She continued, "When a marquee player, let alone a franchise quarterback speaks, there is usually enough decorum and command of presence for any behavior of that kind to subside. We don't see or hear about this when Tom Brady addresses the media, nor Aaron Rodgers, or the Mannings. Therefore, the incident prompted me to inquire about Washington’s franchise quarterback. My question was does Robert Griffin III have enough respect within the locker room? I was told 'no' by several people, including one source who said Griffin had 'alienated himself' from teammates."
On Monday I also spoke with Reid, who has covered the team as a beat writer and columnist since 2007. Reid wanted to be clear that he likes McHenry and took no pleasure in tweeting out a contradiction of her report. He said he was in the locker room on Friday and has been around Redskins Park long enough to have a healthy feel for the dynamic involving Griffin and his teammates.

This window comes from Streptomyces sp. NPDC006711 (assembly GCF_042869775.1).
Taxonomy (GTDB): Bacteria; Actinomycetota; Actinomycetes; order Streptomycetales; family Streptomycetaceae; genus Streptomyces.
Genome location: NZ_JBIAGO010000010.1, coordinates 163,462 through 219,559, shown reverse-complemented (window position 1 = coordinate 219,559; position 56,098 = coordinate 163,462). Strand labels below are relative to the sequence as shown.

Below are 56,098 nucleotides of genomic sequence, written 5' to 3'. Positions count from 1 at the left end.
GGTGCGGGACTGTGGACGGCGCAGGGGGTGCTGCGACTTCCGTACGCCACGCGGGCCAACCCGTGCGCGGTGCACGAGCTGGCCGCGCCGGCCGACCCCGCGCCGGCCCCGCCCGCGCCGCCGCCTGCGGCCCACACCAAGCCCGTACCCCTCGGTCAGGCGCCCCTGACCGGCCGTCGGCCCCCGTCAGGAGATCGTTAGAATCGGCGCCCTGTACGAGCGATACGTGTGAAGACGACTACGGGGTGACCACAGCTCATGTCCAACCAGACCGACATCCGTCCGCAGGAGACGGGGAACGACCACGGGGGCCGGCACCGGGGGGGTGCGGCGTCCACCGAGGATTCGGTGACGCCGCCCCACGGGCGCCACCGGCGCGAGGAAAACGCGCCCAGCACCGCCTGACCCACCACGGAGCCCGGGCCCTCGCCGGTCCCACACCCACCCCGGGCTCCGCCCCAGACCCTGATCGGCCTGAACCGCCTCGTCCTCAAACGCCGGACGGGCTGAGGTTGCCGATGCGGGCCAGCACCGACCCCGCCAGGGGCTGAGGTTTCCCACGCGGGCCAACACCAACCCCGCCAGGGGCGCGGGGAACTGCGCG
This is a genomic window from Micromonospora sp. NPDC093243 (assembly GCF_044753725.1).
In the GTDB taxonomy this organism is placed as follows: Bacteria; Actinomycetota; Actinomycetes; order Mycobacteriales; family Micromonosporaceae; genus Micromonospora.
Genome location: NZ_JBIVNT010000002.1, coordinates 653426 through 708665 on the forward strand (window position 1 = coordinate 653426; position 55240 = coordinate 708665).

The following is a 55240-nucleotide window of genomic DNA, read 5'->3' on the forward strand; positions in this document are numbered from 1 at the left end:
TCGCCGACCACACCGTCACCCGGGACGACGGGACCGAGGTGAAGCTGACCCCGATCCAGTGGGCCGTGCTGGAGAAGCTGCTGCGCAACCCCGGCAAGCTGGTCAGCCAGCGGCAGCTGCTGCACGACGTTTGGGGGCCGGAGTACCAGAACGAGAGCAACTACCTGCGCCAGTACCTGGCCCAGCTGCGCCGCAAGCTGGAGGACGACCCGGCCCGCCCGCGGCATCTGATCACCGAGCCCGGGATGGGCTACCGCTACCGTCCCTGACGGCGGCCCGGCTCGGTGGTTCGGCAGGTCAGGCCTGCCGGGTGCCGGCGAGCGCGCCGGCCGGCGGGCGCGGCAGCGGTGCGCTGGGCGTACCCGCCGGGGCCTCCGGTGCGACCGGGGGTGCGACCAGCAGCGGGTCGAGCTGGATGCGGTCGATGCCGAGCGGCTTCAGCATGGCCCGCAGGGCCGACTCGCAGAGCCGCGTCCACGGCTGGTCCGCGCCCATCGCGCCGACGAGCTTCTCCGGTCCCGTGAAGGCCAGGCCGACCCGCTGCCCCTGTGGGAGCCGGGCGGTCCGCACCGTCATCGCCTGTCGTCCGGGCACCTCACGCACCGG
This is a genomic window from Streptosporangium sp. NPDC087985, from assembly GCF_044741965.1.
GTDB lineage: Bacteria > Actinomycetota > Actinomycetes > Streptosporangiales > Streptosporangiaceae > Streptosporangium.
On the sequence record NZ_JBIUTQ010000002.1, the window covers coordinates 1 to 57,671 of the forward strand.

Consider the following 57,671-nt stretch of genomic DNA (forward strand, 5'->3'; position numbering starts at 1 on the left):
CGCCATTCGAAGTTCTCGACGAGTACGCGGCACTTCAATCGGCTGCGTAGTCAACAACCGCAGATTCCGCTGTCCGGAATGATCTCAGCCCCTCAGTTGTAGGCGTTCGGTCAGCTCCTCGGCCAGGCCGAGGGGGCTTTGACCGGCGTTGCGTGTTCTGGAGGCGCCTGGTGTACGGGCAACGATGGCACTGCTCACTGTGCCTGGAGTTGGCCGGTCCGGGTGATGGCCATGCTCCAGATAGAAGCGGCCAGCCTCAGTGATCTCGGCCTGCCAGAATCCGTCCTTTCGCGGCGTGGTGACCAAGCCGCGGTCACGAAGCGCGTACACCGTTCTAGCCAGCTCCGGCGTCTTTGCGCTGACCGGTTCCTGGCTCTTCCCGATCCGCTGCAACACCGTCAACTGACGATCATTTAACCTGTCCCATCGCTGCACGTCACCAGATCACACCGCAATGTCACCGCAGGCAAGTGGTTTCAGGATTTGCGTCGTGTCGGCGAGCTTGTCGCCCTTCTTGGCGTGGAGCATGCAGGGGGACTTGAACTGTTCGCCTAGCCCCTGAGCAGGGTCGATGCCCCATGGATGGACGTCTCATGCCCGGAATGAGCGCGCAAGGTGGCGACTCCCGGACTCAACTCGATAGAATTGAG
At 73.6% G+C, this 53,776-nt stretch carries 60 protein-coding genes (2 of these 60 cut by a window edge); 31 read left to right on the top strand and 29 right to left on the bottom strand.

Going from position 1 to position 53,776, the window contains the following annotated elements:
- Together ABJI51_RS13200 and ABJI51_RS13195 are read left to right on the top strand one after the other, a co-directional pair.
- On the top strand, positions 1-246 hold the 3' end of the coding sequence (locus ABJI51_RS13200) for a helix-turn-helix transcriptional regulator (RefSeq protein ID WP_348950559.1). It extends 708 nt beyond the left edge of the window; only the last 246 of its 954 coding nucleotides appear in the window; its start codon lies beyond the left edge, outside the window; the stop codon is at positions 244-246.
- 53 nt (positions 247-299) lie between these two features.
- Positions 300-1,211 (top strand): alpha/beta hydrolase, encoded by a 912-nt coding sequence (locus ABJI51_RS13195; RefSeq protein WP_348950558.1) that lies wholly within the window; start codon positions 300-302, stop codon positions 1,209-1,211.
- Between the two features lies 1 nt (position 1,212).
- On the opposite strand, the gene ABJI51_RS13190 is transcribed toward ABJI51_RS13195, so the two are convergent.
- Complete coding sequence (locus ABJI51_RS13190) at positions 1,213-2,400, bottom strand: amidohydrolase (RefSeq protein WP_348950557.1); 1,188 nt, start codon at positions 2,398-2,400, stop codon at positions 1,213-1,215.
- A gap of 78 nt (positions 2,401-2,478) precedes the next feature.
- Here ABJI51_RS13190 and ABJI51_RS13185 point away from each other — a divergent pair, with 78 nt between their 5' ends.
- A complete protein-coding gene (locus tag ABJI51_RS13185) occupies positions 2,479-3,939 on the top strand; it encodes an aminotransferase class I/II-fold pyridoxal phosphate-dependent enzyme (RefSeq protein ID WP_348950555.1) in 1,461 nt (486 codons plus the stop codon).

"The report was not accurate," Reid said. "I like Britt. Obviously whether I like I her or not is not relevant to whether the report is accurate but I want to say that up front. I didn’t take any pleasure in tweeting what I did but I had people coming at me on Twitter and texts and emails about this so I thought it was something I could not ignore. This was not taking a shot at a fellow reporter.